UC Berkeley researchers collaborate on brain aging research project

photo of Yi Zuo
Yi Zuo/Courtesy
Researchers from UC Santa Cruz, UC Berkeley and Stanford University are collaborating to study aging in the brain.

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The National Institutes of Health, or NIH, distributed a five-year grant to researchers from UC Santa Cruz, UC Berkeley and Stanford University who are collaborating on a project that will focus on aging in the brain.

The $2.5 million grant will be directed toward understanding the factors that contribute to cognitive impairment in the elderly through research on mice, according to a UCSC press release. One primary focus of the study is the role that microglia, a type of immune cell that operates in the brain and central nervous system, plays in affecting cognition.

The researchers currently hypothesize that increased inflammation associated with aging provokes the microglia to destroy the synapses in the brain, which are responsible for allowing people to think and feel, the press release added.

Yi Zuo, the lead investigator and UCSC professor of molecular, cell and developmental biology, stated that the researchers will use imaging techniques to study synapses in the brain.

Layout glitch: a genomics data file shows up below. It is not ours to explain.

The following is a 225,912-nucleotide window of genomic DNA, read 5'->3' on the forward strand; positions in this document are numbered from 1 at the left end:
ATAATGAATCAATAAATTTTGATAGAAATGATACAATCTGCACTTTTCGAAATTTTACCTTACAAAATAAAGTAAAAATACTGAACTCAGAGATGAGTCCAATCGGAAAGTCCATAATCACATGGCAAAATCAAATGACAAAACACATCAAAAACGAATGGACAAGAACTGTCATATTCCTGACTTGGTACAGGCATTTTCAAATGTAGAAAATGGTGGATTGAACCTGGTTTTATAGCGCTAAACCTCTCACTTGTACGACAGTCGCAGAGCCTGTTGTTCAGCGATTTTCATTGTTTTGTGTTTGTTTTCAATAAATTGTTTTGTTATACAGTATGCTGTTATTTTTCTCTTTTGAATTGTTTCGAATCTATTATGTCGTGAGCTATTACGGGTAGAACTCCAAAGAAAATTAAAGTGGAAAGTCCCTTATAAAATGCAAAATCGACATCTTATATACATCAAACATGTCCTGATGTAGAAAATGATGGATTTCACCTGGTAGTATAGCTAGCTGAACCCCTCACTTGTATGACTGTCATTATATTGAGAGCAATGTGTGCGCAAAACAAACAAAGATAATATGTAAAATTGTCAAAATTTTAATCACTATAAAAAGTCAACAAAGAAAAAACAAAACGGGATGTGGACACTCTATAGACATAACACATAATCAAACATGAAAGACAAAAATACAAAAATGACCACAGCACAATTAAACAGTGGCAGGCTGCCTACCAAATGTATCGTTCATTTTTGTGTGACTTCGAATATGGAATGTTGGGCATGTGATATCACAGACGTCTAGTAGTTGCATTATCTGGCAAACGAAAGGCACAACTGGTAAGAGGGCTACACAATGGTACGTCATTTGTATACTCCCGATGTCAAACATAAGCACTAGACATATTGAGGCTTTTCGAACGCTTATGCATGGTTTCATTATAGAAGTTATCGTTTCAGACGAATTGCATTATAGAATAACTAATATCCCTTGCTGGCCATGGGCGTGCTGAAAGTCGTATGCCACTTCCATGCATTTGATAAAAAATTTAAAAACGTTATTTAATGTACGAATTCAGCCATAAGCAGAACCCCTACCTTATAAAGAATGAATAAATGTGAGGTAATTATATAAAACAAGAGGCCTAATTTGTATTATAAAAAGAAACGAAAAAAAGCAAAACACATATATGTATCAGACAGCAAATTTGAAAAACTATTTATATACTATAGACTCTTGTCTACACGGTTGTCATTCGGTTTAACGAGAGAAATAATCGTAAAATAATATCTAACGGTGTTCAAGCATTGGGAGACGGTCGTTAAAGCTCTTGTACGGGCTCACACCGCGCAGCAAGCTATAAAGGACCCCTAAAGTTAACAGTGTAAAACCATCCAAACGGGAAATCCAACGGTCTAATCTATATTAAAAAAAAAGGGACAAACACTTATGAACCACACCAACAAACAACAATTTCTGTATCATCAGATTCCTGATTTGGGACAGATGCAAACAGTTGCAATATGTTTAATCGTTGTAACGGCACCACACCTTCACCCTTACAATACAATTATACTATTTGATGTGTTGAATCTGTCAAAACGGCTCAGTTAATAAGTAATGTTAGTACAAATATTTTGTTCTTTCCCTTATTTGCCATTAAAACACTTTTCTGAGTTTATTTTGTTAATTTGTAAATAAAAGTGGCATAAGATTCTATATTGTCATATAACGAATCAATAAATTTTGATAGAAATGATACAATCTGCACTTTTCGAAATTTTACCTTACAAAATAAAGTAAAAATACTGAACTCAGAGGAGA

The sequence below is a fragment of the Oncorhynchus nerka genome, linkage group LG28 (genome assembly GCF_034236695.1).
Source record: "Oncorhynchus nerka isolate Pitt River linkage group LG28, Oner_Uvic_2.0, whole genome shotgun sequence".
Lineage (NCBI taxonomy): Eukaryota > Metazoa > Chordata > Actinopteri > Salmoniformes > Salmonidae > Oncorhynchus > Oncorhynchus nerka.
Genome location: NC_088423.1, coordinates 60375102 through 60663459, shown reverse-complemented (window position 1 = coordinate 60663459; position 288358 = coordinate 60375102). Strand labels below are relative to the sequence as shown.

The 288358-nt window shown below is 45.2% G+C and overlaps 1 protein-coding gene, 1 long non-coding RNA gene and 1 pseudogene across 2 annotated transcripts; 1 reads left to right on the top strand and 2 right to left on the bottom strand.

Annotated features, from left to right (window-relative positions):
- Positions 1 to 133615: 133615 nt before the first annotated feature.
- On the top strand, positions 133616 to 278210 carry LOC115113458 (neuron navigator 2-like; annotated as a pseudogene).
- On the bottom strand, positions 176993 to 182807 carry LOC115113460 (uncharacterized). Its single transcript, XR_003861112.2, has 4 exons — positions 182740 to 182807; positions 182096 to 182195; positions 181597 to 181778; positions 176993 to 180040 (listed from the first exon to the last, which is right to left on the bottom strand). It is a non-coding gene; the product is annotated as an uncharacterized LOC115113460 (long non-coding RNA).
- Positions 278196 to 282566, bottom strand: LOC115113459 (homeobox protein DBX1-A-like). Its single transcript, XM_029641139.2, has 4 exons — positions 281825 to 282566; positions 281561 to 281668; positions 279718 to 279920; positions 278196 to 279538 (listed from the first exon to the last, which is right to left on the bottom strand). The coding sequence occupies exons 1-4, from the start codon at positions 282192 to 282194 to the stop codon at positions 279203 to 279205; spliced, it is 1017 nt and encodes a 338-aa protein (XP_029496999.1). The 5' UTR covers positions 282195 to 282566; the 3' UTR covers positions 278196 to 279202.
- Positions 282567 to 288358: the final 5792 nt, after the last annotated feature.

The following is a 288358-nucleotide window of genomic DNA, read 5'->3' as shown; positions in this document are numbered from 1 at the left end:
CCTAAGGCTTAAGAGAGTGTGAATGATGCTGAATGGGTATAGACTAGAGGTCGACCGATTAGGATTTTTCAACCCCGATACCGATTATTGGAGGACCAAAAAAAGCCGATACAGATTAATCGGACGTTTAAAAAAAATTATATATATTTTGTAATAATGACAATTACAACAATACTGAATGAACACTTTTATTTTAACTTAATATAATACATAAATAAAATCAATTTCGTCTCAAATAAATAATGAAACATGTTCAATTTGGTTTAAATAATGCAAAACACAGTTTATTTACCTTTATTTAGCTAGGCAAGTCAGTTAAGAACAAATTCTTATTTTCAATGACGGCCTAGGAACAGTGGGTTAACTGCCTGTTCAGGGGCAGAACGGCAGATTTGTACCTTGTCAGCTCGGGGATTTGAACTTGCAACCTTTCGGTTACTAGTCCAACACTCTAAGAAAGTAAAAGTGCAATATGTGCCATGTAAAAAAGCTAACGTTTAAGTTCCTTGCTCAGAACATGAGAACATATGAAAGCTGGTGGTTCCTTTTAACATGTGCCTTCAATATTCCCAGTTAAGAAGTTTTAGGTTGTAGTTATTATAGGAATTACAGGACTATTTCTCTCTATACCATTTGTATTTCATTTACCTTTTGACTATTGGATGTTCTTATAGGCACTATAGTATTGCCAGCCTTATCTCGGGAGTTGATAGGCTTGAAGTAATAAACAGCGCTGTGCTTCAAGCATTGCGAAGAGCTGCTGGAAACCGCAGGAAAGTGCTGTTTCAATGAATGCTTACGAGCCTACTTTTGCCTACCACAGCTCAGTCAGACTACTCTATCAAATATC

Using the grant, the scientists can observe how the brains of the mice are impacted by their treatment over several years, according to the press release.

“(The National Institute on Aging) is committed to discovering the secrets to a healthy old age, as well as understanding and addressing disease and disability that can occur as we grow older,” said Amanda DiBattista, the program director in the Fundamental Neuroscience Section of the Neurobiology of Aging and Neurodegeneration Branch in the NIA’s Division of Neuroscience, in an email.

DiBattista described research in this area as “a priority” for the NIA.

She noted that peer review groups of scientists outside of the NIH evaluate the merit of the research proposed in grant applications.

The research project received the funding because the NIA is seeking greater knowledge on aging in the brain in order to combat health problems, according to DiBattista.

“When I was a little girl, maybe 5 or 6, I noticed that I’m getting bigger and my grandma is getting older, and how different we look, that her skin was wrinkly,” said Irina Conboy, UC Berkeley professor of bioengineering. “The same will happen to all of us, and that inspired me to do this research.”

Her research lab is focused on how blood can enable rejuvenation in the brain. In 2005, her lab found that the brains of older mice became younger while the brains of younger mice prematurely aged when they shared blood, Conboy noted.

Zuo added that although it is a “long way to go” before the research can be applied to humans, the grant will enable them to find the mechanisms that lead to chronic inflammation with age.

“As we are getting older, this question becomes more urgent and important,” Zuo said.

Contact Zachary Khouri at [email protected], and follow him on Twitter at @zachakhouri.